BACK TO MAIN  |  ONLINE BOOKSTORE  |  HOW TO ORDER

TWN Info Service on WTO and Trade Issues (Mar16/06)
14 March 2016
Third World Network


South opposes extraneous linkages on SSM and PSH
Published in SUNS #8198 dated 10 March 2016


Geneva, 9 Mar (D. Ravi Kanth) - Many developing and least-developed countries on Tuesday (8 March) sharply opposed concerted attempts by the United States, Australia, Mexico, and Uruguay among others at the World Trade Organization at drawing extraneous linkages for negotiating the special safeguard mechanism (SSM) and the permanent solution for public stockholding programs for food security, several negotiators told the SUNS.

Close on the heels of the WTO's controversial tenth ministerial meeting in Nairobi in December 2015, several developed countries and their allies have already begun changing the goalposts for finalizing the much-delayed SSM and the permanent solution for public stockholding programs (PSH) by linking the two issues with other areas.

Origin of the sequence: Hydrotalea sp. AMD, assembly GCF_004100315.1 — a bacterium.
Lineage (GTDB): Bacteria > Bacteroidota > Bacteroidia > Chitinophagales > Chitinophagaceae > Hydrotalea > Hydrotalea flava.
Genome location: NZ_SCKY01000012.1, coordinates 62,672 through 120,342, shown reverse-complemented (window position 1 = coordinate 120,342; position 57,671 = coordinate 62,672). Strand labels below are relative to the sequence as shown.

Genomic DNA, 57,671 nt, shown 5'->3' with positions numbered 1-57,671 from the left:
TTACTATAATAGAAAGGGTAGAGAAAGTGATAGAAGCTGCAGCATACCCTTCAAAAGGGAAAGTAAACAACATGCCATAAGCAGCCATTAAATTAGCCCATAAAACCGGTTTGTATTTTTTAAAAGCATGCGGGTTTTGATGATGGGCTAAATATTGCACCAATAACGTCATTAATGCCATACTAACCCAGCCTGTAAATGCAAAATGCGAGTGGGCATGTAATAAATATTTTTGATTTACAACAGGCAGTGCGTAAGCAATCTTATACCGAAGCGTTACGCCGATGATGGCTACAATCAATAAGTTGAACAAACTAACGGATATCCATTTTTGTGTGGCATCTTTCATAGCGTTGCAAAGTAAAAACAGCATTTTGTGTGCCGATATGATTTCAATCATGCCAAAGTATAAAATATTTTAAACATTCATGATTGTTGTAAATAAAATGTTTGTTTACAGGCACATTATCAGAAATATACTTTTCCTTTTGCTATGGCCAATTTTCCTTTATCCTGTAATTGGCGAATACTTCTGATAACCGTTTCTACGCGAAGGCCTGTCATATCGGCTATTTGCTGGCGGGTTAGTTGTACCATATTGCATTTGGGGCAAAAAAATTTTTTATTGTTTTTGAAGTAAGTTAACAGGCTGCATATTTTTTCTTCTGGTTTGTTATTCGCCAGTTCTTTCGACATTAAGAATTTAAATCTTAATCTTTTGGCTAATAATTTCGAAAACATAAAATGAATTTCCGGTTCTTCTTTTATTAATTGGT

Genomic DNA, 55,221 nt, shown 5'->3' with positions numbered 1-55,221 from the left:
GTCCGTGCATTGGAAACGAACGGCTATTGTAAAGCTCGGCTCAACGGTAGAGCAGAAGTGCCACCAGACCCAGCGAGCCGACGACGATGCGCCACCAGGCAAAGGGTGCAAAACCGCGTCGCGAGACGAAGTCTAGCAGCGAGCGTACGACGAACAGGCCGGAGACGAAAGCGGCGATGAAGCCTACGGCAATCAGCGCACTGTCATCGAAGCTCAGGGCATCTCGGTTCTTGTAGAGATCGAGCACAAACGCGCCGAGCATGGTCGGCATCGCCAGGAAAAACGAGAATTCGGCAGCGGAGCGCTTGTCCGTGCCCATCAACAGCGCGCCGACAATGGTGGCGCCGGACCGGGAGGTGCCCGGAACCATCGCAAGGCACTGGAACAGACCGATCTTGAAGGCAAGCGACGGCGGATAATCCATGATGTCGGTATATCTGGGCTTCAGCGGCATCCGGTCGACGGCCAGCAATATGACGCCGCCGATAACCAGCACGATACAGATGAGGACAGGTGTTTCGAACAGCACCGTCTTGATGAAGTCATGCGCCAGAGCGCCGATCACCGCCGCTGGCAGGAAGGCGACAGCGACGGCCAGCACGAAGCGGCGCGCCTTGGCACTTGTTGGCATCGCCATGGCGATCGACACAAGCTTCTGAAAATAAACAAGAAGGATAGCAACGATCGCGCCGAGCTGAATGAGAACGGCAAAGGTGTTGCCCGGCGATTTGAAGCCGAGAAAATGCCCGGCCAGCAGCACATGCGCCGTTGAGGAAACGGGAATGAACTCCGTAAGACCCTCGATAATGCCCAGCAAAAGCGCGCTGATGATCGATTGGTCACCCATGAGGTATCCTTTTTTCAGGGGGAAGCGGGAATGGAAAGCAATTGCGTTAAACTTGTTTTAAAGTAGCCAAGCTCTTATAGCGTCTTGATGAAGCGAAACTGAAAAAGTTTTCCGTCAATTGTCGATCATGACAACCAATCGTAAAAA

The US, for example, linked the SSM with overall agriculture negotiations. Australia called for new approaches to discuss SSM and PSH, implying that the existing architecture of special and differential treatment flexibilities and less-than-full-reciprocity commitments between developed and developing countries under the Doha Development Agenda (DDA) will not apply.

Mexico and Uruguay suggested that the SSM has to be linked with all other issues in the market access while the PSH must be negotiated along with trade-distorting domestic subsidies.

However, a large majority of developing countries such as Indonesia on behalf of the G-33 farm coalition, Benin on behalf of the least-developed countries, Rwanda for the ACP (Africa, Caribbean, and Pacific group), the Philippines, India, China, Cuba, Bolivia, Nigeria, and Uganda among others flatly opposed the linkages, maintaining that SSM and PSH are stand-alone issues, participants present at the meeting told the SUNS.

The developing countries insisted that the SSM is a stand-alone issue while PSH is outside the DDA and has little to do with the domestic support pillar.